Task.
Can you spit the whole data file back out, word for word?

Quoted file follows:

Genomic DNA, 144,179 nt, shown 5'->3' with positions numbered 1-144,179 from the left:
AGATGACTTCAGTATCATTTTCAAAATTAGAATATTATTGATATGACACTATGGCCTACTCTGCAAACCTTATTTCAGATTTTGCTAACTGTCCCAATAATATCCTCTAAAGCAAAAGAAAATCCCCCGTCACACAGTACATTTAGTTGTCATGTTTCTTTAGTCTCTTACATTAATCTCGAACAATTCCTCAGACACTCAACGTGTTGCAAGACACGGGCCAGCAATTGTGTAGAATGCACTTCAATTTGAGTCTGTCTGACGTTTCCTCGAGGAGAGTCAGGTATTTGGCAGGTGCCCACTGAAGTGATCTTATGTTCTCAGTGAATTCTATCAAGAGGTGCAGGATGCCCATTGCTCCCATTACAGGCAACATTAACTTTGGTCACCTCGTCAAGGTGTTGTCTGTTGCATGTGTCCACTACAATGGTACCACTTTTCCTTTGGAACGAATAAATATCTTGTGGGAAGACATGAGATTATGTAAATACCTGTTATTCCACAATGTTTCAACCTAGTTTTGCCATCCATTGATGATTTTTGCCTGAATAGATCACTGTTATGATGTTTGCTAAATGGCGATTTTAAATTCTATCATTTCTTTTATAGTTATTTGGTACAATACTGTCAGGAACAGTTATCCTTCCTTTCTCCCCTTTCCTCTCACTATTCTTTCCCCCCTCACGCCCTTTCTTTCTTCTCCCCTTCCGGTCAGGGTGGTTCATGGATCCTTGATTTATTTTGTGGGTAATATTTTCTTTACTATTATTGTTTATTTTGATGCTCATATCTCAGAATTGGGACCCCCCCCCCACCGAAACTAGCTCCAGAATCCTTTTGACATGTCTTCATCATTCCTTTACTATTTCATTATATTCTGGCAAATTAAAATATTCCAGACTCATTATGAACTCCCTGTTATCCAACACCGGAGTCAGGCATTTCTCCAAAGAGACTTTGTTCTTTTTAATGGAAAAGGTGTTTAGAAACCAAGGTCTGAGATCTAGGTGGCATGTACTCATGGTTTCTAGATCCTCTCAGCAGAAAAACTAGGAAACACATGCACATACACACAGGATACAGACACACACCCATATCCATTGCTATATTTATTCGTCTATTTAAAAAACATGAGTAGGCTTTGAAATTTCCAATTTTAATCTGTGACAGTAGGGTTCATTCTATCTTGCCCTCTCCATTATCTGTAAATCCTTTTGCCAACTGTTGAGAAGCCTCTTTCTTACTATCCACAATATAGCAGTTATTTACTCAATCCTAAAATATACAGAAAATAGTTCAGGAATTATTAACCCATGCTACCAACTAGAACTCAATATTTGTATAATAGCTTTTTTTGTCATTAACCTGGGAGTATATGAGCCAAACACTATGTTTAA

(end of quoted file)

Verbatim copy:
Genomic DNA, 144,179 nt, shown 5'->3' with positions numbered 1-144,179 from the left:
AGATGACTTCAGTATCATTTTCAAAATTAGAATATTATTGATATGACACTATGGCCTACTCTGCAAACCTTATTTCAGATTTTGCTAACTGTCCCAATAATATCCTCTAAAGCAAAAGAAAATCCCCCGTCACACAGTACATTTAGTTGTCATGTTTCTTTAGTCTCTTACATTAATCTCGAACAATTCCTCAGACACTCAACGTGTTGCAAGACACGGGCCAGCAATTGTGTAGAATGCACTTCAATTTGAGTCTGTCTGACGTTTCCTCGAGGAGAGTCAGGTATTTGGCAGGTGCCCACTGAAGTGATCTTATGTTCTCAGTGAATTCTATCAAGAGGTGCAGGATGCCCATTGCTCCCATTACAGGCAACATTAACTTTGGTCACCTCGTCAAGGTGTTGTCTGTTGCATGTGTCCACTACAATGGTACCACTTTTCCTTTGGAACGAATAAATATCTTGTGGGAAGACATGAGATTATGTAAATACCTGTTATTCCACAATGTTTCAACCTAGTTTTGCCATCCATTGATGATTTTTGCCTGAATAGATCACTGTTATGATGTTTGCTAAATGGCGATTTTAAATTCTATCATTTCTTTTATAGTTATTTGGTACAATACTGTCAGGAACAGTTATCCTTCCTTTCTCCCCTTTCCTCTCACTATTCTTTCCCCCCTCACGCCCTTTCTTTCTTCTCCCCTTCCGGTCAGGGTGGTTCATGGATCCTTGATTTATTTTGTGGGTAATATTTTCTTTACTATTATTGTTTATTTTGATGCTCATATCTCAGAATTGGGACCCCCCCCCCACCGAAACTAGCTCCAGAATCCTTTTGACATGTCTTCATCATTCCTTTACTATTTCATTATATTCTGGCAAATTAAAATATTCCAGACTCATTATGAACTCCCTGTTATCCAACACCGGAGTCAGGCATTTCTCCAAAGAGACTTTGTTCTTTTTAATGGAAAAGGTGTTTAGAAACCAAGGTCTGAGATCTAGGTGGCATGTACTCATGGTTTCTAGATCCTCTCAGCAGAAAAACTAGGAAACACATGCACATACACACAGGATACAGACACACACCCATATCCATTGCTATATTTATTCGTCTATTTAAAAAACATGAGTAGGCTTTGAAATTTCCAATTTTAATCTGTGACAGTAGGGTTCATTCTATCTTGCCCTCTCCATTATCTGTAAATCCTTTTGCCAACTGTTGAGAAGCCTCTTTCTTACTATCCACAATATAGCAGTTATTTACTCAATCCTAAAATATACAGAAAATAGTTCAGGAATTATTAACCCATGCTACCAACTAGAACTCAATATTTGTATAATAGCTTTTTTTGTCATTAACCTGGGAGTATATGAGCCAAACACTATGTTTAA